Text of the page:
"We are therefore very grateful for the strong partnership and financial support from the Swedish government to take a next big step in understanding the true potential of this feedstock/technology setup.”
TOULOUSE, France: CMA CGM has signed a five-year agreement with France’s space agency CNES to identify, design and develop innovative solutions for marine shipping logistics and the space industry.
Mutual R&D will cover smart ship routing to enhance crew safety at sea and manage shipping’s environmental footprint; developing practices for producing, storing, distributing, filling and using hydrogen; employing digital technology to upgrade port activities and infrastructures; and using space technology to develop a reliable and sustainable end-to-end service for global tracking.
“CNES is world- renowned for its space expertise,” commented CMA CGM chairman and CEO Rodolphe Saadé. “This unique partnership will cement our innovation strategy, enabling us to benefit from technologies developed by CNES, be it to optimize our operations or to support our energy transition.”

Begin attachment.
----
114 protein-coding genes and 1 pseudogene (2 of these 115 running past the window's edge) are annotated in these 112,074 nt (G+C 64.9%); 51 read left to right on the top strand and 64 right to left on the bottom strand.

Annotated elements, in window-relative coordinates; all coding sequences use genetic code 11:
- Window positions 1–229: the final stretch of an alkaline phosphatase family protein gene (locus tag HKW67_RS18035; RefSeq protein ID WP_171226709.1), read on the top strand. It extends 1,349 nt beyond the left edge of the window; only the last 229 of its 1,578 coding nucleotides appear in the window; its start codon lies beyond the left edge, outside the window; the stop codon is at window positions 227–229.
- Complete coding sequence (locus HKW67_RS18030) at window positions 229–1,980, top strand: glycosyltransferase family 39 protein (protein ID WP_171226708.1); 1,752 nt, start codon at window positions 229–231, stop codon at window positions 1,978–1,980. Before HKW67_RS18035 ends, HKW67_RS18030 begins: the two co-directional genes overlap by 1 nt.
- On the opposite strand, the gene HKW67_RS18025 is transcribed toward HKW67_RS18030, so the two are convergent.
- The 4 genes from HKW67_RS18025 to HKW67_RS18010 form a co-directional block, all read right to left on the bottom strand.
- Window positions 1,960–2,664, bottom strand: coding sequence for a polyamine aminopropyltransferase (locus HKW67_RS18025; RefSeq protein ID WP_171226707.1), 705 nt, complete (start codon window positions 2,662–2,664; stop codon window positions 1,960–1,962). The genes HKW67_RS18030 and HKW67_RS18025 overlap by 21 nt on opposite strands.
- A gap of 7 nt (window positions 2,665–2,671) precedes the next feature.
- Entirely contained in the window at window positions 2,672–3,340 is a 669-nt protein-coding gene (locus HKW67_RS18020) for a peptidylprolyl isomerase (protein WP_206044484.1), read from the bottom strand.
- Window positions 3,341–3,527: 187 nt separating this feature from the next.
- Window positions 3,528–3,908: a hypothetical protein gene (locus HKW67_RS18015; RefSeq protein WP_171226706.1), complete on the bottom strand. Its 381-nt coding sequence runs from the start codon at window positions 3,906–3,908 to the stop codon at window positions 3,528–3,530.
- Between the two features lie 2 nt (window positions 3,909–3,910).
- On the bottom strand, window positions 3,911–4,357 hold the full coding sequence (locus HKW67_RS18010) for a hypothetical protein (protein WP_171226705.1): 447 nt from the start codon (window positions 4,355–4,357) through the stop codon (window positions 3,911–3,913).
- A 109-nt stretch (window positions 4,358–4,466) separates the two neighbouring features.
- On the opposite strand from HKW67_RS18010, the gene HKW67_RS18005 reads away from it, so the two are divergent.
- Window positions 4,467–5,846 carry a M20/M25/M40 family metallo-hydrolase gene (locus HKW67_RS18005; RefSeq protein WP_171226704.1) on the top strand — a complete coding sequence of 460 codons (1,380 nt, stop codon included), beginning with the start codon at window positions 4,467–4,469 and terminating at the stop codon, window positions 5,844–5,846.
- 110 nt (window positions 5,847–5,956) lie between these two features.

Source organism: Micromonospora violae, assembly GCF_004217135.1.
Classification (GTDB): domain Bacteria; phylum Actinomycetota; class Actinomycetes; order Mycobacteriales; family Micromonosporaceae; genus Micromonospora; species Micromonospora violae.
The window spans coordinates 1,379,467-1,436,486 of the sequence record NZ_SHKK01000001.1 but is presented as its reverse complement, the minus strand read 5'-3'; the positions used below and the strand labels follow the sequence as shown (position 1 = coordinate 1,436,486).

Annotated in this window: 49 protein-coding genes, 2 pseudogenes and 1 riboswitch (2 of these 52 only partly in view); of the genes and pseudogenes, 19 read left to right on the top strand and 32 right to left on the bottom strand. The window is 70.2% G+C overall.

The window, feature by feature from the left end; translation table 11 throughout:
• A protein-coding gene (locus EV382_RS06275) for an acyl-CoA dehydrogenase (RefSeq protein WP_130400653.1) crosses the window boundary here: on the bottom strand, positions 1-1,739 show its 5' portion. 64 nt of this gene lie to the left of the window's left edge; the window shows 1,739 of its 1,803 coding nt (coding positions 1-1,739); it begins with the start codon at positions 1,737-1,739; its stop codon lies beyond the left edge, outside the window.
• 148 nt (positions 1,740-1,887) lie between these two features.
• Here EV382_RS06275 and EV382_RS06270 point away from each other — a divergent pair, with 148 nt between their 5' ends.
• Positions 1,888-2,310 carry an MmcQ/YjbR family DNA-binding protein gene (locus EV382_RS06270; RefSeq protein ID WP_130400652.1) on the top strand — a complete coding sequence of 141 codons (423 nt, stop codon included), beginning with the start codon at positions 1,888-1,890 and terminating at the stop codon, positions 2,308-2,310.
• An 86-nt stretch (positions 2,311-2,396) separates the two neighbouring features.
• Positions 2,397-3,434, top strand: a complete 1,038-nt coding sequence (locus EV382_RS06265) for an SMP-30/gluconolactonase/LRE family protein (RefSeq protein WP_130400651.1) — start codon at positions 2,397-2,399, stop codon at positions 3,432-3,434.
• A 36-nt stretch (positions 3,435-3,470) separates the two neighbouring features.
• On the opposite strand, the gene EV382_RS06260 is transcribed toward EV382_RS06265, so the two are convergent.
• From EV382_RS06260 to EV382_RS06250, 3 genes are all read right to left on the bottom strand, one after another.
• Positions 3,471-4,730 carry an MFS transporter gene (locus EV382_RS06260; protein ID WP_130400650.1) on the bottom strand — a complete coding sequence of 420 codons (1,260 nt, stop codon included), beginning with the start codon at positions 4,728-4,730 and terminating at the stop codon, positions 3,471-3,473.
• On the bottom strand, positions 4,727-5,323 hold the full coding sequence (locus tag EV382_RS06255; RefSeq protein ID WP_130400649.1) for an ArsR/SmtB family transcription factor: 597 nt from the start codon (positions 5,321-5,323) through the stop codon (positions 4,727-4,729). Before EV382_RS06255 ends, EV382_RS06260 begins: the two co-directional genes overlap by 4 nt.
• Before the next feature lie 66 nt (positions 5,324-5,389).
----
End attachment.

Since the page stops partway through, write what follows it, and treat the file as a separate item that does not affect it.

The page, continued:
Founded in 1961, CNES is the initiator of major space projects, launch vehicles and satellites working in five core areas: Ariane, science, Earth observation, telecommunications and defence. On behalf of France it is also the leading contributor to the European Space Agency (ESA), which conducts Europe’s space policy for 22 member states.
Speaking at the agreement signing, CNES chairman and CEO Philippe Baptiste noted it was a perfect illustration of the agency’s goal to reach outside the space industry – particularly the mobility, environment and healthcare sectors.